State Rep. Stephanie Howse (D-Cleveland) today applauded the Greater Cleveland Habitat for Humanity for their work with “Buckeye Build,” while saying state and federal inaction has made affordable housing in the Cleveland area and throughout the state hard to come by. Recent reports show that, though the nation as a whole has experienced a decrease in the number of Americans losing their homes, more Ohioans continue to lose their homes to foreclosure.
“Though affordable housing is out of reach for too many Ohioans and our state continues to be a leader in the number of people losing their homes to foreclosure, I am pleased Habitat for Humanity has managed to build over 180 houses over the last 25 years while engaging politicians to raise awareness and get their hands dirty,” said Howse. “As Ohio’s GOP continues to provide tax cuts for the wealthy while Cleveland and many cities across the state are in dire need of assistance, Habitat for Humanity is working hard to offer some of our most vulnerable populations a path towards economic stability.”
Cleveland was among cities hit hard during the Great Recession and the housing crisis, and Howse contends federal inaction – like the inability to reach a federal budget agreement in 2013 – hit area homeowners and prospective homeowners especially hard.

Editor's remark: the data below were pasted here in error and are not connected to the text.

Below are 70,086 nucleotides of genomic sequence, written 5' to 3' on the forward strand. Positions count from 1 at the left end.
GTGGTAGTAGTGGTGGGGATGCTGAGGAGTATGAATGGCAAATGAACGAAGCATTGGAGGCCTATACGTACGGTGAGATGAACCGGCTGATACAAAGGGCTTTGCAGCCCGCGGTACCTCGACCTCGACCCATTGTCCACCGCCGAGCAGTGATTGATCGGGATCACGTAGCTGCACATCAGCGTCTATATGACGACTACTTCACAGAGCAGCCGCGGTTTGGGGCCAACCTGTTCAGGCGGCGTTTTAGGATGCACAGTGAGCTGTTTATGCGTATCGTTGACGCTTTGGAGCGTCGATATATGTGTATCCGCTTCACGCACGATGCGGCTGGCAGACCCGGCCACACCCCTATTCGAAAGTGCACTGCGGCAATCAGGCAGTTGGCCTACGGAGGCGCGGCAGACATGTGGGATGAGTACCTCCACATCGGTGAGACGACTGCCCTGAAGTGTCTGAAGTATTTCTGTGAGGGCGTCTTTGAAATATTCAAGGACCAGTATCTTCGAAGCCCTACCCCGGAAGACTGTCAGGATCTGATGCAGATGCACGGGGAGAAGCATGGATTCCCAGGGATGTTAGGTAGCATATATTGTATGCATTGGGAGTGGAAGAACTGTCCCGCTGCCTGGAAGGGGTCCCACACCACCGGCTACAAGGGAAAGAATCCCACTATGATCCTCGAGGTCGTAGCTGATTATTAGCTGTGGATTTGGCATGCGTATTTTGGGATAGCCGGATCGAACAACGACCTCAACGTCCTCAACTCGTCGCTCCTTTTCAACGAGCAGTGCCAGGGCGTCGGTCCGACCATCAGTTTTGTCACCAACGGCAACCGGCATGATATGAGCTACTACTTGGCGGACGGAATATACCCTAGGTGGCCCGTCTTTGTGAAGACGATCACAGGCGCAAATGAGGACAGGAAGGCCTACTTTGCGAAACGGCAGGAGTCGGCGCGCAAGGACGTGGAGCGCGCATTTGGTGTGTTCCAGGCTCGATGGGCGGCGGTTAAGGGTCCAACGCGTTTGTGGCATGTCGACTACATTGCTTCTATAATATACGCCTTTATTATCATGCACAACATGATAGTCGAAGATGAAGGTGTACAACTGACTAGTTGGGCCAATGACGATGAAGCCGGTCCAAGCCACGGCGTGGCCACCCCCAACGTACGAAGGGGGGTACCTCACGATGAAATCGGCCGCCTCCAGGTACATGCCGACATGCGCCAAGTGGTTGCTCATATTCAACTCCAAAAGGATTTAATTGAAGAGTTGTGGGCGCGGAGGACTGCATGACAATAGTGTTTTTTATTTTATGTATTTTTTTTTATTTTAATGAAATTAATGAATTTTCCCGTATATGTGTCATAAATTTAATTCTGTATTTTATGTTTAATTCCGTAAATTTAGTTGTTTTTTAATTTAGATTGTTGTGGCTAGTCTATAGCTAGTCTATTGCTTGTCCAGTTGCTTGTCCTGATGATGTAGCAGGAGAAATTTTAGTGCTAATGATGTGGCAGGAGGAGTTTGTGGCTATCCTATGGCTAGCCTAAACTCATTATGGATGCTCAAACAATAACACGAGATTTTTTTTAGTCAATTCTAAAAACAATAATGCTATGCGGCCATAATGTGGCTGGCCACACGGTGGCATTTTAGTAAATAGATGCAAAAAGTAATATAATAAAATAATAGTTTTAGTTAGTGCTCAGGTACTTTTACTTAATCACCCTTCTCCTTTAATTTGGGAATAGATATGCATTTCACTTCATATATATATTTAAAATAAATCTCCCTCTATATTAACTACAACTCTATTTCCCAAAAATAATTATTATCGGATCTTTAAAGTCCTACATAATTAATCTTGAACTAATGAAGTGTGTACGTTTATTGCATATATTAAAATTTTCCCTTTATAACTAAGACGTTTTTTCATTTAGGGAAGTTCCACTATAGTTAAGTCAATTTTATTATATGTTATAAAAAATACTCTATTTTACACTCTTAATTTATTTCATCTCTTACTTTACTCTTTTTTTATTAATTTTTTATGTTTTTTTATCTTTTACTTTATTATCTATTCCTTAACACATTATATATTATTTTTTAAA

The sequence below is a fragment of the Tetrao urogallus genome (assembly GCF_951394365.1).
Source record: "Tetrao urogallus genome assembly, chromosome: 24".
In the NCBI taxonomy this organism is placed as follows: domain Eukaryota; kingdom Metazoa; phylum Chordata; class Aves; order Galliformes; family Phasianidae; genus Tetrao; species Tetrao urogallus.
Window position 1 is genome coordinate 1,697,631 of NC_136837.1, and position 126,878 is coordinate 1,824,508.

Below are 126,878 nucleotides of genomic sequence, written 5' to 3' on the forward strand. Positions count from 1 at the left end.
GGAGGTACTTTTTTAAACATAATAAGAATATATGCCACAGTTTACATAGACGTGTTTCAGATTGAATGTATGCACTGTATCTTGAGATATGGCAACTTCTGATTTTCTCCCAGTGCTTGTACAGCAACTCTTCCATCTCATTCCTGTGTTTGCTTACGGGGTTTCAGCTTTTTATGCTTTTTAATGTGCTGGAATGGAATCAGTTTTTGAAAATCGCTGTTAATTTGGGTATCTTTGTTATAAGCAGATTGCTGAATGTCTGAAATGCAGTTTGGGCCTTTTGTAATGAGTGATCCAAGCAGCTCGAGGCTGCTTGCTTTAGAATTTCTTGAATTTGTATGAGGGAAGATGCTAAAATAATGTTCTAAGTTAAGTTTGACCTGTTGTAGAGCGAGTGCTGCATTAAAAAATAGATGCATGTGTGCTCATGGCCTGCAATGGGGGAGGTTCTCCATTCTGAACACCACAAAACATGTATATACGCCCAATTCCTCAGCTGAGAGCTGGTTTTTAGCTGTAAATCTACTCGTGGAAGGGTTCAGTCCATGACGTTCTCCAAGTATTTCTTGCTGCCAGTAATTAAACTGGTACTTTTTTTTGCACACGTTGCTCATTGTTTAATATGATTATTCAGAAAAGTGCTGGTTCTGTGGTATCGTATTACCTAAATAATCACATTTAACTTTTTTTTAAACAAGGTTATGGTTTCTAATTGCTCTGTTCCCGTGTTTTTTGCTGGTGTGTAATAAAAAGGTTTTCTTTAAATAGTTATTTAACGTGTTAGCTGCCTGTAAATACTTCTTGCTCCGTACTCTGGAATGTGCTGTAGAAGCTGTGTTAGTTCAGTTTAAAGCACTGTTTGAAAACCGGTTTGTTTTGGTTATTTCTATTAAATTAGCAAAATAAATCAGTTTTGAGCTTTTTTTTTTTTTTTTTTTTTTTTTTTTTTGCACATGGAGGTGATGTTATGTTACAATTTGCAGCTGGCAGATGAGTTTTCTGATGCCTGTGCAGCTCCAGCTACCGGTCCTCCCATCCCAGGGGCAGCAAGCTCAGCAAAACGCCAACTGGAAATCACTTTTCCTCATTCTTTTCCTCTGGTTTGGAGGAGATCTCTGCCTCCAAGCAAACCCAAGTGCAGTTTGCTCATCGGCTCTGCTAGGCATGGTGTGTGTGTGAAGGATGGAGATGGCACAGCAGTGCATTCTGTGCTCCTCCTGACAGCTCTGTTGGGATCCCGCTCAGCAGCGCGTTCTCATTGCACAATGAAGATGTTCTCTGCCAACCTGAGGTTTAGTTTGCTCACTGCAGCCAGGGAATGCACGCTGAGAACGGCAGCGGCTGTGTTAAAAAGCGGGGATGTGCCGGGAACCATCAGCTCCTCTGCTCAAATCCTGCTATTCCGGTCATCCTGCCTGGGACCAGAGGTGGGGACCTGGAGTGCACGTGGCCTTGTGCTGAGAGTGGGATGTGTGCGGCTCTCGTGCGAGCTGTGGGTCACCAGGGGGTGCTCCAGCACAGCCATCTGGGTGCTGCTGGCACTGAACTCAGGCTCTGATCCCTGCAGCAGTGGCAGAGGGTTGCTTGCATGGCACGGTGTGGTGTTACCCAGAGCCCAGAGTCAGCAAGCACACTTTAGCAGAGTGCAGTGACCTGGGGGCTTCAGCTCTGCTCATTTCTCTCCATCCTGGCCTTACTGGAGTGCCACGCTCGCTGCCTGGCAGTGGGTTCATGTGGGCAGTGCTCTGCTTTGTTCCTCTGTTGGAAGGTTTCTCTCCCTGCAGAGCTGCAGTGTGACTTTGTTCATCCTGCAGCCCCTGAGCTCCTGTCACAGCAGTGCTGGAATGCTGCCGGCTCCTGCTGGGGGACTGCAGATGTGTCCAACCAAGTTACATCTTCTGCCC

The Buckeye Build Project will take place July 18-20. In addition to rehabbing two full houses, volunteers will assist roughly 15 residents with exterior improvements and install new roofs and attic insulation for five additional homes. The Buckeye Build Project comes a few months after Greater Cleveland Habitat for Humanity announced their three year initiative to rehabilitate 100 abandoned houses in Cleveland, starting with 10 homes in the Buckeye Neighborhood.